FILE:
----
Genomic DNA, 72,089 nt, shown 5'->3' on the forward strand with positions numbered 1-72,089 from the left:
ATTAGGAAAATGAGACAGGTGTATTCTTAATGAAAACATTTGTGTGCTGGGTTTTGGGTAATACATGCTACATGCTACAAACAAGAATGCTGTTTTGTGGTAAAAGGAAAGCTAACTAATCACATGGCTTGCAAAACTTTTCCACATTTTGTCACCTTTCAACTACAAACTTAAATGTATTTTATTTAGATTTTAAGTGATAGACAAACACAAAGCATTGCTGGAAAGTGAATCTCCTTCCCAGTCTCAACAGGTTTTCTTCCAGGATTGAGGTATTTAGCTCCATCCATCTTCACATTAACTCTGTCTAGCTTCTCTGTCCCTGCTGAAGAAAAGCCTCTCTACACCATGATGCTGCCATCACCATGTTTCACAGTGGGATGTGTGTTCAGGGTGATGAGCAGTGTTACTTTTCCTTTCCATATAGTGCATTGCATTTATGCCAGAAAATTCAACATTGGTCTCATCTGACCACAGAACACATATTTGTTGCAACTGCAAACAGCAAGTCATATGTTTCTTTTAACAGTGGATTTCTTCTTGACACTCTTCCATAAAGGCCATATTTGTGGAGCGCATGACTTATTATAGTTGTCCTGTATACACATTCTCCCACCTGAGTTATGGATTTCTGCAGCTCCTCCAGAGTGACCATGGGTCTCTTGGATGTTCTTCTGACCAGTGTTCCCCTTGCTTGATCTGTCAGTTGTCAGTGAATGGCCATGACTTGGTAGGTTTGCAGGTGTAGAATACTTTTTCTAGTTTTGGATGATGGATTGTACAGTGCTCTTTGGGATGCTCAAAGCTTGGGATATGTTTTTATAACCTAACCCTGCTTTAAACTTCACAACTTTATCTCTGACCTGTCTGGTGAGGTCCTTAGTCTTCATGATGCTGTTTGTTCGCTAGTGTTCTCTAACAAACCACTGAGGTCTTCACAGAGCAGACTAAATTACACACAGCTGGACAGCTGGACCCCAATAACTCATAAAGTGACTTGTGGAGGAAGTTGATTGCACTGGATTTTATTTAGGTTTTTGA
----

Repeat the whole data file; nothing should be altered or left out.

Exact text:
Genomic DNA, 72,089 nt, shown 5'->3' on the forward strand with positions numbered 1-72,089 from the left:
ATTAGGAAAATGAGACAGGTGTATTCTTAATGAAAACATTTGTGTGCTGGGTTTTGGGTAATACATGCTACATGCTACAAACAAGAATGCTGTTTTGTGGTAAAAGGAAAGCTAACTAATCACATGGCTTGCAAAACTTTTCCACATTTTGTCACCTTTCAACTACAAACTTAAATGTATTTTATTTAGATTTTAAGTGATAGACAAACACAAAGCATTGCTGGAAAGTGAATCTCCTTCCCAGTCTCAACAGGTTTTCTTCCAGGATTGAGGTATTTAGCTCCATCCATCTTCACATTAACTCTGTCTAGCTTCTCTGTCCCTGCTGAAGAAAAGCCTCTCTACACCATGATGCTGCCATCACCATGTTTCACAGTGGGATGTGTGTTCAGGGTGATGAGCAGTGTTACTTTTCCTTTCCATATAGTGCATTGCATTTATGCCAGAAAATTCAACATTGGTCTCATCTGACCACAGAACACATATTTGTTGCAACTGCAAACAGCAAGTCATATGTTTCTTTTAACAGTGGATTTCTTCTTGACACTCTTCCATAAAGGCCATATTTGTGGAGCGCATGACTTATTATAGTTGTCCTGTATACACATTCTCCCACCTGAGTTATGGATTTCTGCAGCTCCTCCAGAGTGACCATGGGTCTCTTGGATGTTCTTCTGACCAGTGTTCCCCTTGCTTGATCTGTCAGTTGTCAGTGAATGGCCATGACTTGGTAGGTTTGCAGGTGTAGAATACTTTTTCTAGTTTTGGATGATGGATTGTACAGTGCTCTTTGGGATGCTCAAAGCTTGGGATATGTTTTTATAACCTAACCCTGCTTTAAACTTCACAACTTTATCTCTGACCTGTCTGGTGAGGTCCTTAGTCTTCATGATGCTGTTTGTTCGCTAGTGTTCTCTAACAAACCACTGAGGTCTTCACAGAGCAGACTAAATTACACACAGCTGGACAGCTGGACCCCAATAACTCATAAAGTGACTTGTGGAGGAAGTTGATTGCACTGGATTTTATTTAGGTTTTTGA